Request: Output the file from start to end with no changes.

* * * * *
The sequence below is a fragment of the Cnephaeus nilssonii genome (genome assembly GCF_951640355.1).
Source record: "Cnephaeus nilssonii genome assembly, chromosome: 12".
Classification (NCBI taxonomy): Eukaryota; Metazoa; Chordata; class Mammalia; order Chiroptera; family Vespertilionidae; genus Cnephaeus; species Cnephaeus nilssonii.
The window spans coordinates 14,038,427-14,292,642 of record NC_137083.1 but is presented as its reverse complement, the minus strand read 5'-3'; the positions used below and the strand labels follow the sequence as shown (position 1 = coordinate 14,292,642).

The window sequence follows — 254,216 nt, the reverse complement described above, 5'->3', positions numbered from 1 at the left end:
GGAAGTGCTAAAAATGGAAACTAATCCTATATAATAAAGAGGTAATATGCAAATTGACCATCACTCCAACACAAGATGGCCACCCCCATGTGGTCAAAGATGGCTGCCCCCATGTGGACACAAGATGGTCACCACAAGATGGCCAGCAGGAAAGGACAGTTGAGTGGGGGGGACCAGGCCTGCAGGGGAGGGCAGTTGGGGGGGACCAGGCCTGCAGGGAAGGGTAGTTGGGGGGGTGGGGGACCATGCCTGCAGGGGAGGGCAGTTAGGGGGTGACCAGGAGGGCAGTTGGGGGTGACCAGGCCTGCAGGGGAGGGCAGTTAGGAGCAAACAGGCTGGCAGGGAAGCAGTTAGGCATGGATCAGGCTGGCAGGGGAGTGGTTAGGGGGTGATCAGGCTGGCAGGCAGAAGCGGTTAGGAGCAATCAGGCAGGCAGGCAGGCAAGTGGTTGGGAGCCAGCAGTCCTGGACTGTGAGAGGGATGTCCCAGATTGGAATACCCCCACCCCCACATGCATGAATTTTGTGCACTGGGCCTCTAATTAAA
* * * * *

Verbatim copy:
The sequence below is a fragment of the Cnephaeus nilssonii genome (genome assembly GCF_951640355.1).
Source record: "Cnephaeus nilssonii genome assembly, chromosome: 12".
Classification (NCBI taxonomy): Eukaryota; Metazoa; Chordata; class Mammalia; order Chiroptera; family Vespertilionidae; genus Cnephaeus; species Cnephaeus nilssonii.
The window spans coordinates 14,038,427-14,292,642 of record NC_137083.1 but is presented as its reverse complement, the minus strand read 5'-3'; the positions used below and the strand labels follow the sequence as shown (position 1 = coordinate 14,292,642).

The window sequence follows — 254,216 nt, the reverse complement described above, 5'->3', positions numbered from 1 at the left end:
GGAAGTGCTAAAAATGGAAACTAATCCTATATAATAAAGAGGTAATATGCAAATTGACCATCACTCCAACACAAGATGGCCACCCCCATGTGGTCAAAGATGGCTGCCCCCATGTGGACACAAGATGGTCACCACAAGATGGCCAGCAGGAAAGGACAGTTGAGTGGGGGGGACCAGGCCTGCAGGGGAGGGCAGTTGGGGGGGACCAGGCCTGCAGGGAAGGGTAGTTGGGGGGGTGGGGGACCATGCCTGCAGGGGAGGGCAGTTAGGGGGTGACCAGGAGGGCAGTTGGGGGTGACCAGGCCTGCAGGGGAGGGCAGTTAGGAGCAAACAGGCTGGCAGGGAAGCAGTTAGGCATGGATCAGGCTGGCAGGGGAGTGGTTAGGGGGTGATCAGGCTGGCAGGCAGAAGCGGTTAGGAGCAATCAGGCAGGCAGGCAGGCAAGTGGTTGGGAGCCAGCAGTCCTGGACTGTGAGAGGGATGTCCCAGATTGGAATACCCCCACCCCCACATGCATGAATTTTGTGCACTGGGCCTCTAATTAAA